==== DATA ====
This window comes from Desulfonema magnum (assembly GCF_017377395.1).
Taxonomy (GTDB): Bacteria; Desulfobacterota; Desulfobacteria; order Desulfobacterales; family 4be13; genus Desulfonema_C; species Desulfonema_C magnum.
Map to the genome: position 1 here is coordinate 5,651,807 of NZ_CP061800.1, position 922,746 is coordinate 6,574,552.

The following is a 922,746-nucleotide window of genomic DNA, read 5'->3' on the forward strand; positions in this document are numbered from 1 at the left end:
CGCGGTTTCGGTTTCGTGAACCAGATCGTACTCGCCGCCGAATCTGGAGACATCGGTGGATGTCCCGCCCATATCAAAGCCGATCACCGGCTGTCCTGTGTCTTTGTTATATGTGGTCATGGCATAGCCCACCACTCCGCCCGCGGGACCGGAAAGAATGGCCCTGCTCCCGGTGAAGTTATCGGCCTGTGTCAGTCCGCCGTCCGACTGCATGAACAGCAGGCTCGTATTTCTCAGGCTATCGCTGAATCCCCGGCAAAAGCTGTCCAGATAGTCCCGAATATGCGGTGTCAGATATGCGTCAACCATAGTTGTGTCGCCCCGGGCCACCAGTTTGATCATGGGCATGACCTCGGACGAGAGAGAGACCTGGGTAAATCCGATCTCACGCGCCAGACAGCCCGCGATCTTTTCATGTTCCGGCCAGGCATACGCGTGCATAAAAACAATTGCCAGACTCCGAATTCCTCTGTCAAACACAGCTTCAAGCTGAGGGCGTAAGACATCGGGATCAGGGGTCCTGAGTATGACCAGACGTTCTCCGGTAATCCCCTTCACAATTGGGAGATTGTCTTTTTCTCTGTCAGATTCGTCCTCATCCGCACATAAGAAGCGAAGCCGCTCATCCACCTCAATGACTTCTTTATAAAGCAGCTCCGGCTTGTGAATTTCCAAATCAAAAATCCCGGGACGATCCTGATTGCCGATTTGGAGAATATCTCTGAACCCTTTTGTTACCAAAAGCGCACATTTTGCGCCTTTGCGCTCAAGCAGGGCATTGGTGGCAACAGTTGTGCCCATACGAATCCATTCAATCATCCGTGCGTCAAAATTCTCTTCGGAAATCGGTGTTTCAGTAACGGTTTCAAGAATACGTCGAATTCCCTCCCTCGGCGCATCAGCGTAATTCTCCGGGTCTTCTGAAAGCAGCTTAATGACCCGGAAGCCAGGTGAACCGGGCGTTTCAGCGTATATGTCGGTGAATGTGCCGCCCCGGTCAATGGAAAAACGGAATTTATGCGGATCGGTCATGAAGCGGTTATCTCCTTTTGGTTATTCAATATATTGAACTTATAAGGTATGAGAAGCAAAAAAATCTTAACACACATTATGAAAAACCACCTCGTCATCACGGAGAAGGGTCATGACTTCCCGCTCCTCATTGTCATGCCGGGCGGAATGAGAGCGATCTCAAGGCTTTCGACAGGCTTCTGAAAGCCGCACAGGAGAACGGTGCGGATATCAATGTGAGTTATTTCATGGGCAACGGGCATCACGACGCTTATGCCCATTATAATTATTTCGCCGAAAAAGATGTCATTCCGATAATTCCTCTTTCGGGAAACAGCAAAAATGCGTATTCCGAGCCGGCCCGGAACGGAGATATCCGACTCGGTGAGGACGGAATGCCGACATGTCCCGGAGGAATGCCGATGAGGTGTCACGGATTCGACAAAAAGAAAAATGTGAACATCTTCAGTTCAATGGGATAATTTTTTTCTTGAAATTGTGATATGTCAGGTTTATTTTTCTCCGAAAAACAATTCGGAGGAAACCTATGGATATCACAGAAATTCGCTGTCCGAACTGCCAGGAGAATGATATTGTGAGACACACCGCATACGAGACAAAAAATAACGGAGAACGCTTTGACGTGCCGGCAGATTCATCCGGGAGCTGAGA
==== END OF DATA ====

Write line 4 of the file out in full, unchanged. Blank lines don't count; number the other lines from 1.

The following is a 922,746-nucleotide window of genomic DNA, read 5'->3' on the forward strand; positions in this document are numbered from 1 at the left end: